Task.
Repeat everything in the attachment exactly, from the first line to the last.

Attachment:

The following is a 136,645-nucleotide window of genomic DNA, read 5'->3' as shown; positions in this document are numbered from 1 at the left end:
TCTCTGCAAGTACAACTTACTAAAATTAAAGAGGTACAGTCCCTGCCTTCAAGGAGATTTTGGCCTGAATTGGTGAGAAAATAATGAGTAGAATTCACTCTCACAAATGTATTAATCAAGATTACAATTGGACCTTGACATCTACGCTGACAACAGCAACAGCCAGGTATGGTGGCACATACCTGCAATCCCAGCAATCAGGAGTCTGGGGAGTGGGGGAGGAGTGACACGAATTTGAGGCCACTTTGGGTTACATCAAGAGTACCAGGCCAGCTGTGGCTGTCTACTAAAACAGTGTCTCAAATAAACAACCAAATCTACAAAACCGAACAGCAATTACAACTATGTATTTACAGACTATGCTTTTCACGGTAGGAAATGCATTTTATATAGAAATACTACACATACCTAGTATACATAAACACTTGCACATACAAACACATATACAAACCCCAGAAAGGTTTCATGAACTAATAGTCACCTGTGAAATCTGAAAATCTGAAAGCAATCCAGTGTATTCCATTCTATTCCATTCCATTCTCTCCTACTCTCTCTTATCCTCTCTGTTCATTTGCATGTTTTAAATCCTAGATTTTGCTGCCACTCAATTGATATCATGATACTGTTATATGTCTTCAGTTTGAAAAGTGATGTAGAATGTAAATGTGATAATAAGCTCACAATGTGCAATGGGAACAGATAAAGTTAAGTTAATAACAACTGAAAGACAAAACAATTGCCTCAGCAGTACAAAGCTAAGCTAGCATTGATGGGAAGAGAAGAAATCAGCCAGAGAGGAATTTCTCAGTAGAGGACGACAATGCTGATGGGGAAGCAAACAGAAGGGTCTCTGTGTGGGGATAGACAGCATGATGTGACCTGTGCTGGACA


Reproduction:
The following is a 136,645-nucleotide window of genomic DNA, read 5'->3' as shown; positions in this document are numbered from 1 at the left end:
TCTCTGCAAGTACAACTTACTAAAATTAAAGAGGTACAGTCCCTGCCTTCAAGGAGATTTTGGCCTGAATTGGTGAGAAAATAATGAGTAGAATTCACTCTCACAAATGTATTAATCAAGATTACAATTGGACCTTGACATCTACGCTGACAACAGCAACAGCCAGGTATGGTGGCACATACCTGCAATCCCAGCAATCAGGAGTCTGGGGAGTGGGGGAGGAGTGACACGAATTTGAGGCCACTTTGGGTTACATCAAGAGTACCAGGCCAGCTGTGGCTGTCTACTAAAACAGTGTCTCAAATAAACAACCAAATCTACAAAACCGAACAGCAATTACAACTATGTATTTACAGACTATGCTTTTCACGGTAGGAAATGCATTTTATATAGAAATACTACACATACCTAGTATACATAAACACTTGCACATACAAACACATATACAAACCCCAGAAAGGTTTCATGAACTAATAGTCACCTGTGAAATCTGAAAATCTGAAAGCAATCCAGTGTATTCCATTCTATTCCATTCCATTCTCTCCTACTCTCTCTTATCCTCTCTGTTCATTTGCATGTTTTAAATCCTAGATTTTGCTGCCACTCAATTGATATCATGATACTGTTATATGTCTTCAGTTTGAAAAGTGATGTAGAATGTAAATGTGATAATAAGCTCACAATGTGCAATGGGAACAGATAAAGTTAAGTTAATAACAACTGAAAGACAAAACAATTGCCTCAGCAGTACAAAGCTAAGCTAGCATTGATGGGAAGAGAAGAAATCAGCCAGAGAGGAATTTCTCAGTAGAGGACGACAATGCTGATGGGGAAGCAAACAGAAGGGTCTCTGTGTGGGGATAGACAGCATGATGTGACCTGTGCTGGACA